Lackey took another step forward on Saturday, collecting career win No. 99 as the Angels defeated the Orioles, 5-1. The right-hander went seven innings, allowing only one run on seven hits to move to 8-5 on the year.
Though he recorded just one 1-2-3 inning in the start, Lackey showed consistency on the mound, allowing one or fewer hits in all but one inning. That inning was the third, the only in which the Angels starter seemed to run into any trouble. After Adam Jones hit a triple to right-center field for Baltimore, Nick Markakis followed with a double, sending Jones home for what would be the only Orioles run.
"Honestly they put some pressure on me," Lackey said. "They had some traffic on the bases and guys got some hits. I was able to make some big pitches to get out of a couple of innings with no damage, and they've got a nice lineup. They've got some pieces there that are going to be pretty good in the future."
While those "pieces" may be headed for bright futures in the big leagues, they were at the mercy of Lackey on Saturday. This outing marks the seventh consecutive start in which he has pitched at least six innings, and the right-hander hasn't allowed more than three earned runs since giving up six in a start against Texas on July 7.
Heading into the start, however, there was some interest in how Lackey, who threw a career-high 131 pitches in his previous start just six days ago, would respond after tossing so many pitches. After getting out of the seventh with still just the one run surrendered, Lackey appeared to get into a verbal argument with pitching coach Mike Butcher, potentially on whether the pitcher was able to go back out to pitch the eighth. The intensity continued to increase until manager Mike Scioscia intervened.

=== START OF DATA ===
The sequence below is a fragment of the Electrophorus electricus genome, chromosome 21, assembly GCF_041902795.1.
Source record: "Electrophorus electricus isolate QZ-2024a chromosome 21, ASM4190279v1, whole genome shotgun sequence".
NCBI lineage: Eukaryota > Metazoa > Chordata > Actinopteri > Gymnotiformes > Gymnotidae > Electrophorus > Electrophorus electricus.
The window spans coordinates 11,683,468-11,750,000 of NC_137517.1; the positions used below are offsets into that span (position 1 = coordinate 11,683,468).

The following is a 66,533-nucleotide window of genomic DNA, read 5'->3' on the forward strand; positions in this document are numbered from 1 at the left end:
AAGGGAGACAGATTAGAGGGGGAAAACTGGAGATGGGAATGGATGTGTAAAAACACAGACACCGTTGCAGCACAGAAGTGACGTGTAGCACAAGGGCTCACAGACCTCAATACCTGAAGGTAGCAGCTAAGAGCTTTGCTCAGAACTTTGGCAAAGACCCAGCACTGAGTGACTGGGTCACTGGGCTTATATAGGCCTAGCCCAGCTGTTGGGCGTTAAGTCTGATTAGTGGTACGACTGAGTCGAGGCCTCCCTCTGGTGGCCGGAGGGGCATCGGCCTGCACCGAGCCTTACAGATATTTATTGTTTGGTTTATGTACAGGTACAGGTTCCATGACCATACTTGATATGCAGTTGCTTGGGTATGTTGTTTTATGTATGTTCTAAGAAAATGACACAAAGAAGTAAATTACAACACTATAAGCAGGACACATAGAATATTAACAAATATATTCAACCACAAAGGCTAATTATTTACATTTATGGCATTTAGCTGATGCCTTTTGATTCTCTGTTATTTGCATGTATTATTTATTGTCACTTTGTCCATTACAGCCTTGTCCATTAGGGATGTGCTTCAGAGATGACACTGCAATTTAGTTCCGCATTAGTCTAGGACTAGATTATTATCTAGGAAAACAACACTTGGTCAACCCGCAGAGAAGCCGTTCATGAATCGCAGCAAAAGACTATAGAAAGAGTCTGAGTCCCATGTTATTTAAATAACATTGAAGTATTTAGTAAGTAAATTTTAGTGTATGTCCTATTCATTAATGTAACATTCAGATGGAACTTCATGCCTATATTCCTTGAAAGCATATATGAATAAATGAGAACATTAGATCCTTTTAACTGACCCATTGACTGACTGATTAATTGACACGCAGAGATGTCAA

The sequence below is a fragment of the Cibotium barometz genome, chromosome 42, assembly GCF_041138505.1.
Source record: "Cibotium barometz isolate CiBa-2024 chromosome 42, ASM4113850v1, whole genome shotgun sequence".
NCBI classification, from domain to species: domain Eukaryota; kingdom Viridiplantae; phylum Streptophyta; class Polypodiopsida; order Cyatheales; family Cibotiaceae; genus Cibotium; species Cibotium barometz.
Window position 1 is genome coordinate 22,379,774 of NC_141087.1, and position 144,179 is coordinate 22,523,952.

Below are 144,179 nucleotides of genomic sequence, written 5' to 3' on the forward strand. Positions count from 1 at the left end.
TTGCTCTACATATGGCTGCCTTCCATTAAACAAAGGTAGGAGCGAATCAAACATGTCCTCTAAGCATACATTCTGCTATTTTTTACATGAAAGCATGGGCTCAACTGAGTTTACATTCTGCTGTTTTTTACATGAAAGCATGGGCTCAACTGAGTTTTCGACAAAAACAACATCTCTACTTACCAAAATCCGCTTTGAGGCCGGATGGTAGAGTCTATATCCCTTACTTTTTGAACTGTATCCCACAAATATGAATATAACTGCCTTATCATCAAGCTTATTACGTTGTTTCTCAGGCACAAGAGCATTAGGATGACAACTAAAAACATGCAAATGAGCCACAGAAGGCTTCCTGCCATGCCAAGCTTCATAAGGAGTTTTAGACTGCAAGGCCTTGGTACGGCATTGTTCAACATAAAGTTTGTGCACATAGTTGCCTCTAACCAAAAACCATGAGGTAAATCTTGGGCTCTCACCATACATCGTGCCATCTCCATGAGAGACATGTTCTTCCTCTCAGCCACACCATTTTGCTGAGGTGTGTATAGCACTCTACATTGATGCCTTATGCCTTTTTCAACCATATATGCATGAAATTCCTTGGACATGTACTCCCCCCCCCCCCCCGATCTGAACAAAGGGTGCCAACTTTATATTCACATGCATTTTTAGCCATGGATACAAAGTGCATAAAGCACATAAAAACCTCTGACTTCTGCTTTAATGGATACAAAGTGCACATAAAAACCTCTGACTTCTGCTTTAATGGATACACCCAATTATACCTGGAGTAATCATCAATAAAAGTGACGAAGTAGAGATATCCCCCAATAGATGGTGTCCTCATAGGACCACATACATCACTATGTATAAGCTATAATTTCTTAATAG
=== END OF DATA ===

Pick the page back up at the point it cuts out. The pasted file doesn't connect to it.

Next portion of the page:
After the game, when asked if Lackey could've gone out for the eighth, Scioscia felt like the time was right to pull him.
"It was pretty humid out there," Scioscia said. "I think he maybe could have gone out and stretched out another one, but I think we don't have a lot of days off moving forward and we're not on six days this next time, so I think it was a good point to turn it over to the bullpen."
Lackey, however, had other thoughts.
"I think in a different situation I would've been pitching in the eighth," Lackey said. "I had plenty left in the tank for another one."
While Lackey kept the Orioles' bats quiet, it was the Angels' offense that found success off rookie starter Brian Matusz. A first-round pick in the 2008 First-Year Player Draft, Matusz was making his first career start within the friendly confines of Camden Yards. But while Matusz brought the excitement of pitching in front of the home crowd, the Angels countered with experience -- and patience -- at the plate.
The Angels scored all five runs in the top of the third inning, forcing Matusz to face the entire lineup in the frame. After Jeff Mathis opened with a strikeout, the next five batters reached base, three on walks. Howie Kendrick grounded out for the second out of the inning, before a double by Robb Quinlan gave the Angels a 5-0 lead. Matusz lasted a solid 5 2/3 innings, but he gave up 11 hits and threw 98 pitches in the loss.
"His first two innings you saw all his stuff," Scioscia said. "Even going on after we got the five runs, he pitched out of trouble. We were very impressed with him. Good life on his fastball, terrific changeup [and] he was dropping his breaking ball under some right-handed swings and you can see why we liked him a couple of years ago when we drafted him, and, obviously, why Baltimore has him. He's got a bright future."
The future may belong to Matusz, but Saturday belonged to Lackey.
"We had some good at-bats off him," Jones said of Lackey. "But anytime he got into any trouble, he minimized it real quick and shut us down and got that third out. He got out of it. You tip your hat to the pitcher."